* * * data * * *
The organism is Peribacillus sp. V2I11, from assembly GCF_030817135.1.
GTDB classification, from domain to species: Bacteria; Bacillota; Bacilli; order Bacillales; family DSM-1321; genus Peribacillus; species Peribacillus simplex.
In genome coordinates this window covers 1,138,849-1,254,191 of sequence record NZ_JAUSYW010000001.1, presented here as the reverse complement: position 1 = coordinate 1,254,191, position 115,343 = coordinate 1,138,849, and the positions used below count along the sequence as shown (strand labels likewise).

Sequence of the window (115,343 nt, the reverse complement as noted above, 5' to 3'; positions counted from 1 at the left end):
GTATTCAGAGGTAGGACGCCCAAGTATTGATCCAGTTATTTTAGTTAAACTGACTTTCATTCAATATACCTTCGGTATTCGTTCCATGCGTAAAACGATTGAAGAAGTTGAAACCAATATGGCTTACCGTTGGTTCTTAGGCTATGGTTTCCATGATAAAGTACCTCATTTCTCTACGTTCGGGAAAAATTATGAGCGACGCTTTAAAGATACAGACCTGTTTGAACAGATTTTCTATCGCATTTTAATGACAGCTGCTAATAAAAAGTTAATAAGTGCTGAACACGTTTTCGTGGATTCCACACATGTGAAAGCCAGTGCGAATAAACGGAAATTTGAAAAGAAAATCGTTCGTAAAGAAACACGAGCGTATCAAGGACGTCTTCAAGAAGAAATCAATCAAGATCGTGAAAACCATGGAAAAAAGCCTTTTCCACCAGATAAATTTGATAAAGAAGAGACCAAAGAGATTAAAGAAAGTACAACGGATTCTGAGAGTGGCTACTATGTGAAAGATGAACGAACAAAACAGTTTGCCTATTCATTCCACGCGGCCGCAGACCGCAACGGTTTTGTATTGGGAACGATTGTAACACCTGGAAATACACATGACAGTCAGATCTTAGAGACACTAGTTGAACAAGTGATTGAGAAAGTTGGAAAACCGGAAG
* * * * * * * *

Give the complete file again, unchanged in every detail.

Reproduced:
The organism is Peribacillus sp. V2I11, from assembly GCF_030817135.1.
GTDB classification, from domain to species: Bacteria; Bacillota; Bacilli; order Bacillales; family DSM-1321; genus Peribacillus; species Peribacillus simplex.
In genome coordinates this window covers 1,138,849-1,254,191 of sequence record NZ_JAUSYW010000001.1, presented here as the reverse complement: position 1 = coordinate 1,254,191, position 115,343 = coordinate 1,138,849, and the positions used below count along the sequence as shown (strand labels likewise).

Sequence of the window (115,343 nt, the reverse complement as noted above, 5' to 3'; positions counted from 1 at the left end):
GTATTCAGAGGTAGGACGCCCAAGTATTGATCCAGTTATTTTAGTTAAACTGACTTTCATTCAATATACCTTCGGTATTCGTTCCATGCGTAAAACGATTGAAGAAGTTGAAACCAATATGGCTTACCGTTGGTTCTTAGGCTATGGTTTCCATGATAAAGTACCTCATTTCTCTACGTTCGGGAAAAATTATGAGCGACGCTTTAAAGATACAGACCTGTTTGAACAGATTTTCTATCGCATTTTAATGACAGCTGCTAATAAAAAGTTAATAAGTGCTGAACACGTTTTCGTGGATTCCACACATGTGAAAGCCAGTGCGAATAAACGGAAATTTGAAAAGAAAATCGTTCGTAAAGAAACACGAGCGTATCAAGGACGTCTTCAAGAAGAAATCAATCAAGATCGTGAAAACCATGGAAAAAAGCCTTTTCCACCAGATAAATTTGATAAAGAAGAGACCAAAGAGATTAAAGAAAGTACAACGGATTCTGAGAGTGGCTACTATGTGAAAGATGAACGAACAAAACAGTTTGCCTATTCATTCCACGCGGCCGCAGACCGCAACGGTTTTGTATTGGGAACGATTGTAACACCTGGAAATACACATGACAGTCAGATCTTAGAGACACTAGTTGAACAAGTGATTGAGAAAGTTGGAAAACCGGAAG